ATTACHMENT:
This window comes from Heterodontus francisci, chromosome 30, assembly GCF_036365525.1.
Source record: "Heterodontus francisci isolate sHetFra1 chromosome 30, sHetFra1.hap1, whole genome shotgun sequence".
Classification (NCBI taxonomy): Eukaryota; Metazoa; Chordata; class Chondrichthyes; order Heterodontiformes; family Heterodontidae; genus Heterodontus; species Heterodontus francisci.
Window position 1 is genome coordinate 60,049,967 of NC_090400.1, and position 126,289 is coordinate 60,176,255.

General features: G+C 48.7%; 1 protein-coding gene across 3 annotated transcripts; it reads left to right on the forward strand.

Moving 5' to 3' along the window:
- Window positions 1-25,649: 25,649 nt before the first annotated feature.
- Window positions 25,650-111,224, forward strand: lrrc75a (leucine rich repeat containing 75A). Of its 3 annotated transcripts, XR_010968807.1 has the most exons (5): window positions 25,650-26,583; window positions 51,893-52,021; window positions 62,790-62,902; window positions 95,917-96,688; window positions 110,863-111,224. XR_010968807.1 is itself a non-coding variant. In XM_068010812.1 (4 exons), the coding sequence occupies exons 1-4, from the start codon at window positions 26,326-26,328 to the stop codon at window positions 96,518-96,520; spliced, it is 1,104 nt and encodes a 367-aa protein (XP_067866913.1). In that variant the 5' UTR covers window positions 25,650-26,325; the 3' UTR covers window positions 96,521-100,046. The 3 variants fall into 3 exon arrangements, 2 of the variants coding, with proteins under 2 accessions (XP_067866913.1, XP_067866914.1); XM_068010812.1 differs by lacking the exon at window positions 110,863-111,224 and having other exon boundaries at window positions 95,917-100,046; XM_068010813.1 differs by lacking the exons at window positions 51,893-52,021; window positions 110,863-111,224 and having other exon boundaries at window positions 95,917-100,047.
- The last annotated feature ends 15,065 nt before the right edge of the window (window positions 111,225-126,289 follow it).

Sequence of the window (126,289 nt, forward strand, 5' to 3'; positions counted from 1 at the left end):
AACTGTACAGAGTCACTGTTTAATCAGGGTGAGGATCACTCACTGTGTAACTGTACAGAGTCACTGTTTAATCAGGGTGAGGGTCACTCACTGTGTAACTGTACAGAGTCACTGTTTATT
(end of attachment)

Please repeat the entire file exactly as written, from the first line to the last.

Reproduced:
This window comes from Heterodontus francisci, chromosome 30, assembly GCF_036365525.1.
Source record: "Heterodontus francisci isolate sHetFra1 chromosome 30, sHetFra1.hap1, whole genome shotgun sequence".
Classification (NCBI taxonomy): Eukaryota; Metazoa; Chordata; class Chondrichthyes; order Heterodontiformes; family Heterodontidae; genus Heterodontus; species Heterodontus francisci.
Window position 1 is genome coordinate 60,049,967 of NC_090400.1, and position 126,289 is coordinate 60,176,255.

General features: G+C 48.7%; 1 protein-coding gene across 3 annotated transcripts; it reads left to right on the forward strand.

Moving 5' to 3' along the window:
- Window positions 1-25,649: 25,649 nt before the first annotated feature.
- Window positions 25,650-111,224, forward strand: lrrc75a (leucine rich repeat containing 75A). Of its 3 annotated transcripts, XR_010968807.1 has the most exons (5): window positions 25,650-26,583; window positions 51,893-52,021; window positions 62,790-62,902; window positions 95,917-96,688; window positions 110,863-111,224. XR_010968807.1 is itself a non-coding variant. In XM_068010812.1 (4 exons), the coding sequence occupies exons 1-4, from the start codon at window positions 26,326-26,328 to the stop codon at window positions 96,518-96,520; spliced, it is 1,104 nt and encodes a 367-aa protein (XP_067866913.1). In that variant the 5' UTR covers window positions 25,650-26,325; the 3' UTR covers window positions 96,521-100,046. The 3 variants fall into 3 exon arrangements, 2 of the variants coding, with proteins under 2 accessions (XP_067866913.1, XP_067866914.1); XM_068010812.1 differs by lacking the exon at window positions 110,863-111,224 and having other exon boundaries at window positions 95,917-100,046; XM_068010813.1 differs by lacking the exons at window positions 51,893-52,021; window positions 110,863-111,224 and having other exon boundaries at window positions 95,917-100,047.
- The last annotated feature ends 15,065 nt before the right edge of the window (window positions 111,225-126,289 follow it).

Sequence of the window (126,289 nt, forward strand, 5' to 3'; positions counted from 1 at the left end):
AACTGTACAGAGTCACTGTTTAATCAGGGTGAGGATCACTCACTGTGTAACTGTACAGAGTCACTGTTTAATCAGGGTGAGGGTCACTCACTGTGTAACTGTACAGAGTCACTGTTTATT